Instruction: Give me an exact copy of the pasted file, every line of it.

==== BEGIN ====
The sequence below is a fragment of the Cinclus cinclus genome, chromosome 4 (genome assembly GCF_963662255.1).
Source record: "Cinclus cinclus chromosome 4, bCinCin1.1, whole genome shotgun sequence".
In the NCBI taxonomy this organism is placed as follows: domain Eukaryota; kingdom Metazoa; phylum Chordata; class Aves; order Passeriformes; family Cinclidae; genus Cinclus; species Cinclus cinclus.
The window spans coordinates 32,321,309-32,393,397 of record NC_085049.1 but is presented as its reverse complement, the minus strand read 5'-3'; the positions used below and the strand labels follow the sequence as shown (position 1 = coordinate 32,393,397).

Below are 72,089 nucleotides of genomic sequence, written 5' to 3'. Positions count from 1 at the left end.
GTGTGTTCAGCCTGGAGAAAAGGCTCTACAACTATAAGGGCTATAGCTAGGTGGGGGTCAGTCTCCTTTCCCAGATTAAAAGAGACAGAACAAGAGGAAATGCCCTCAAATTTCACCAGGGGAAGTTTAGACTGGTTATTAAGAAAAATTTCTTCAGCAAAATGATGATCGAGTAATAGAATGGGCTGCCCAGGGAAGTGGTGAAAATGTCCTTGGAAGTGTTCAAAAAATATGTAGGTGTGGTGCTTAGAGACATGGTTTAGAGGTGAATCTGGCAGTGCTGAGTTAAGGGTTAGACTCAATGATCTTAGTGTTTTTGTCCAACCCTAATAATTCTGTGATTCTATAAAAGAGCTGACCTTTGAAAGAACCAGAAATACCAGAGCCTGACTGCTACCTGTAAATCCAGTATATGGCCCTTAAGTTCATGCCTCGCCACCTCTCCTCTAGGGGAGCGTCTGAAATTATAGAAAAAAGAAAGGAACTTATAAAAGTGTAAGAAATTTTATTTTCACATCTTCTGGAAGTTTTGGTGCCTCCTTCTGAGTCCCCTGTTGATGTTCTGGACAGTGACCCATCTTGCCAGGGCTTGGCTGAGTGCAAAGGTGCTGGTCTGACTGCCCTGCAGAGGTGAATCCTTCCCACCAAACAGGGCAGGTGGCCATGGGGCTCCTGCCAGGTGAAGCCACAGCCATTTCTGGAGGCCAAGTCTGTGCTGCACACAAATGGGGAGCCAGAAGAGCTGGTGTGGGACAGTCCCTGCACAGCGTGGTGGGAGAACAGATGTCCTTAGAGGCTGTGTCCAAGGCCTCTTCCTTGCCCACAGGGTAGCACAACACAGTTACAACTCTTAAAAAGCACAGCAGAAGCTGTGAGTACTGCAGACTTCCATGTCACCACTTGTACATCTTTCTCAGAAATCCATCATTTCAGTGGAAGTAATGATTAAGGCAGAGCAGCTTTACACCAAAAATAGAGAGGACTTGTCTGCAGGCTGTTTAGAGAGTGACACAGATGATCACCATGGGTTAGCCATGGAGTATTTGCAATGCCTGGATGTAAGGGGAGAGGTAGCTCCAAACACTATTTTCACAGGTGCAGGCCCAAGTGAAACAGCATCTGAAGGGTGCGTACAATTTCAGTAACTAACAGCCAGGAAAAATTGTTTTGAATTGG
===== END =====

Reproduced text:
The sequence below is a fragment of the Cinclus cinclus genome, chromosome 4 (genome assembly GCF_963662255.1).
Source record: "Cinclus cinclus chromosome 4, bCinCin1.1, whole genome shotgun sequence".
In the NCBI taxonomy this organism is placed as follows: domain Eukaryota; kingdom Metazoa; phylum Chordata; class Aves; order Passeriformes; family Cinclidae; genus Cinclus; species Cinclus cinclus.
The window spans coordinates 32,321,309-32,393,397 of record NC_085049.1 but is presented as its reverse complement, the minus strand read 5'-3'; the positions used below and the strand labels follow the sequence as shown (position 1 = coordinate 32,393,397).

Below are 72,089 nucleotides of genomic sequence, written 5' to 3'. Positions count from 1 at the left end.
GTGTGTTCAGCCTGGAGAAAAGGCTCTACAACTATAAGGGCTATAGCTAGGTGGGGGTCAGTCTCCTTTCCCAGATTAAAAGAGACAGAACAAGAGGAAATGCCCTCAAATTTCACCAGGGGAAGTTTAGACTGGTTATTAAGAAAAATTTCTTCAGCAAAATGATGATCGAGTAATAGAATGGGCTGCCCAGGGAAGTGGTGAAAATGTCCTTGGAAGTGTTCAAAAAATATGTAGGTGTGGTGCTTAGAGACATGGTTTAGAGGTGAATCTGGCAGTGCTGAGTTAAGGGTTAGACTCAATGATCTTAGTGTTTTTGTCCAACCCTAATAATTCTGTGATTCTATAAAAGAGCTGACCTTTGAAAGAACCAGAAATACCAGAGCCTGACTGCTACCTGTAAATCCAGTATATGGCCCTTAAGTTCATGCCTCGCCACCTCTCCTCTAGGGGAGCGTCTGAAATTATAGAAAAAAGAAAGGAACTTATAAAAGTGTAAGAAATTTTATTTTCACATCTTCTGGAAGTTTTGGTGCCTCCTTCTGAGTCCCCTGTTGATGTTCTGGACAGTGACCCATCTTGCCAGGGCTTGGCTGAGTGCAAAGGTGCTGGTCTGACTGCCCTGCAGAGGTGAATCCTTCCCACCAAACAGGGCAGGTGGCCATGGGGCTCCTGCCAGGTGAAGCCACAGCCATTTCTGGAGGCCAAGTCTGTGCTGCACACAAATGGGGAGCCAGAAGAGCTGGTGTGGGACAGTCCCTGCACAGCGTGGTGGGAGAACAGATGTCCTTAGAGGCTGTGTCCAAGGCCTCTTCCTTGCCCACAGGGTAGCACAACACAGTTACAACTCTTAAAAAGCACAGCAGAAGCTGTGAGTACTGCAGACTTCCATGTCACCACTTGTACATCTTTCTCAGAAATCCATCATTTCAGTGGAAGTAATGATTAAGGCAGAGCAGCTTTACACCAAAAATAGAGAGGACTTGTCTGCAGGCTGTTTAGAGAGTGACACAGATGATCACCATGGGTTAGCCATGGAGTATTTGCAATGCCTGGATGTAAGGGGAGAGGTAGCTCCAAACACTATTTTCACAGGTGCAGGCCCAAGTGAAACAGCATCTGAAGGGTGCGTACAATTTCAGTAACTAACAGCCAGGAAAAATTGTTTTGAATTGG